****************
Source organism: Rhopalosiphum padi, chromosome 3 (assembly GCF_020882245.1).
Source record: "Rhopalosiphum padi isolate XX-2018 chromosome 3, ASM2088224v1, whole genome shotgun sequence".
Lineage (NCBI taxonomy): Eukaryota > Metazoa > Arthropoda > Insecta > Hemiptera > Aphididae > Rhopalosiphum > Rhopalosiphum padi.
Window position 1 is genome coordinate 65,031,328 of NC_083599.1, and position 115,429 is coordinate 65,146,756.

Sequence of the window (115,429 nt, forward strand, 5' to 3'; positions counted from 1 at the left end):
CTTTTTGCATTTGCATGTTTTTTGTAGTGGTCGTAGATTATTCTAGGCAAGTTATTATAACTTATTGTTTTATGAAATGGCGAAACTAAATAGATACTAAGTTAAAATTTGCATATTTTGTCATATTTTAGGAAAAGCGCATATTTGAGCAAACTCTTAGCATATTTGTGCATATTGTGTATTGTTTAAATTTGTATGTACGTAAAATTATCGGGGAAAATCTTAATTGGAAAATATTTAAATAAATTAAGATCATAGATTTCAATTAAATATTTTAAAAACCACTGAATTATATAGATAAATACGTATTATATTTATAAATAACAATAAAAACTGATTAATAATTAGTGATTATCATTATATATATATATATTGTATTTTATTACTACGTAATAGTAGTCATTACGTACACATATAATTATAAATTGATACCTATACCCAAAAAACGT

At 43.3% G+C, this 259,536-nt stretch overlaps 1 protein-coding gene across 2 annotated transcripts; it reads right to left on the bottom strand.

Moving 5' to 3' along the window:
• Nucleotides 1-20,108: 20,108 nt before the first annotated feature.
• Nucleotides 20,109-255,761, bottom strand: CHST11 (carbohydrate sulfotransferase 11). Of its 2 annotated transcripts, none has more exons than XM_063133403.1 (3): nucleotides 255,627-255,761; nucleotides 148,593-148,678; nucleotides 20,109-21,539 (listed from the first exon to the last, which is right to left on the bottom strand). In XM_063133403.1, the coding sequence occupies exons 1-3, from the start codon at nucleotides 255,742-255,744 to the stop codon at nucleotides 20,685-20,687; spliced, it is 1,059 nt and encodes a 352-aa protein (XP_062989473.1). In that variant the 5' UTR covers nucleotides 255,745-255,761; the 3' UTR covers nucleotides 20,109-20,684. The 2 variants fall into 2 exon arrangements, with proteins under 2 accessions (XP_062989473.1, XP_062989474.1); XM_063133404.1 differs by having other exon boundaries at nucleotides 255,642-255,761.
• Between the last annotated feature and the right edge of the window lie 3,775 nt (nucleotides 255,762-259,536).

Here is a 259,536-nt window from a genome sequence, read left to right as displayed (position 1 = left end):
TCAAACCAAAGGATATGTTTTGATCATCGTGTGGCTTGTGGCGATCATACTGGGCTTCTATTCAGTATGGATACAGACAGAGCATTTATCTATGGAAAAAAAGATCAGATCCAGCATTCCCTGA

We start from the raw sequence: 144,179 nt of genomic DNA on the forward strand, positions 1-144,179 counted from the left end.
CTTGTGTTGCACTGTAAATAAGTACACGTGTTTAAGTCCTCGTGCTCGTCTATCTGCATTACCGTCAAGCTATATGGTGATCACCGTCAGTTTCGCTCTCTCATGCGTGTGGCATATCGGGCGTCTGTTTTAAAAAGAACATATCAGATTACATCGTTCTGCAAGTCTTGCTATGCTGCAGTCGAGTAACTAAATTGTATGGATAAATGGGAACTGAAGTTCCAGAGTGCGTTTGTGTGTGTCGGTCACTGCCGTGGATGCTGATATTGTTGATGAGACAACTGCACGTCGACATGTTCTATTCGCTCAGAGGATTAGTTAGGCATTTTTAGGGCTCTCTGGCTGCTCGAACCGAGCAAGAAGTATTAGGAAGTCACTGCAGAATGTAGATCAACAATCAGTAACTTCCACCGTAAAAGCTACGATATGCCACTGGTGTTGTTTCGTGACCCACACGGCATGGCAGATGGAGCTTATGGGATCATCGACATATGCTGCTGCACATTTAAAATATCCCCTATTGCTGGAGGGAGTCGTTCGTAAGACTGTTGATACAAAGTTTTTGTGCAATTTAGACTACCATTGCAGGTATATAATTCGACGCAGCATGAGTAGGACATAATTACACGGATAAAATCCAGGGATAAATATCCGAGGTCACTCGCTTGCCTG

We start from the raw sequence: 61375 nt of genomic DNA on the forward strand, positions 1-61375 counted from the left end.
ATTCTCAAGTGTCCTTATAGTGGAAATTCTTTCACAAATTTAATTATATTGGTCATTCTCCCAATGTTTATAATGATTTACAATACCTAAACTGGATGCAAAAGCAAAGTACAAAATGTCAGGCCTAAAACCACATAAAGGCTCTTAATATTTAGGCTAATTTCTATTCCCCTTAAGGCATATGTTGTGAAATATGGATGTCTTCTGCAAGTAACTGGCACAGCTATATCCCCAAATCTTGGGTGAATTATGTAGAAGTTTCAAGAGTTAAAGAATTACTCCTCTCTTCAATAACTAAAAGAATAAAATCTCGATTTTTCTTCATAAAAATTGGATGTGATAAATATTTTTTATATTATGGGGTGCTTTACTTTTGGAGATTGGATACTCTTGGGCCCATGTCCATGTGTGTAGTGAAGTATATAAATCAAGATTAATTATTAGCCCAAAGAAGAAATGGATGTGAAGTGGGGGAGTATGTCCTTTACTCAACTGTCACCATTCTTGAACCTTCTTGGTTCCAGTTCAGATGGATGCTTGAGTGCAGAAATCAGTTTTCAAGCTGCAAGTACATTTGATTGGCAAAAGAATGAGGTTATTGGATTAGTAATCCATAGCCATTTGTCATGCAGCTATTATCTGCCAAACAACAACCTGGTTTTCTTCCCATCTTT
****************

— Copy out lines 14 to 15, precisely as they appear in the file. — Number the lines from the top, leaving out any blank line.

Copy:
We start from the raw sequence: 144,179 nt of genomic DNA on the forward strand, positions 1-144,179 counted from the left end.
CTTGTGTTGCACTGTAAATAAGTACACGTGTTTAAGTCCTCGTGCTCGTCTATCTGCATTACCGTCAAGCTATATGGTGATCACCGTCAGTTTCGCTCTCTCATGCGTGTGGCATATCGGGCGTCTGTTTTAAAAAGAACATATCAGATTACATCGTTCTGCAAGTCTTGCTATGCTGCAGTCGAGTAACTAAATTGTATGGATAAATGGGAACTGAAGTTCCAGAGTGCGTTTGTGTGTGTCGGTCACTGCCGTGGATGCTGATATTGTTGATGAGACAACTGCACGTCGACATGTTCTATTCGCTCAGAGGATTAGTTAGGCATTTTTAGGGCTCTCTGGCTGCTCGAACCGAGCAAGAAGTATTAGGAAGTCACTGCAGAATGTAGATCAACAATCAGTAACTTCCACCGTAAAAGCTACGATATGCCACTGGTGTTGTTTCGTGACCCACACGGCATGGCAGATGGAGCTTATGGGATCATCGACATATGCTGCTGCACATTTAAAATATCCCCTATTGCTGGAGGGAGTCGTTCGTAAGACTGTTGATACAAAGTTTTTGTGCAATTTAGACTACCATTGCAGGTATATAATTCGACGCAGCATGAGTAGGACATAATTACACGGATAAAATCCAGGGATAAATATCCGAGGTCACTCGCTTGCCTG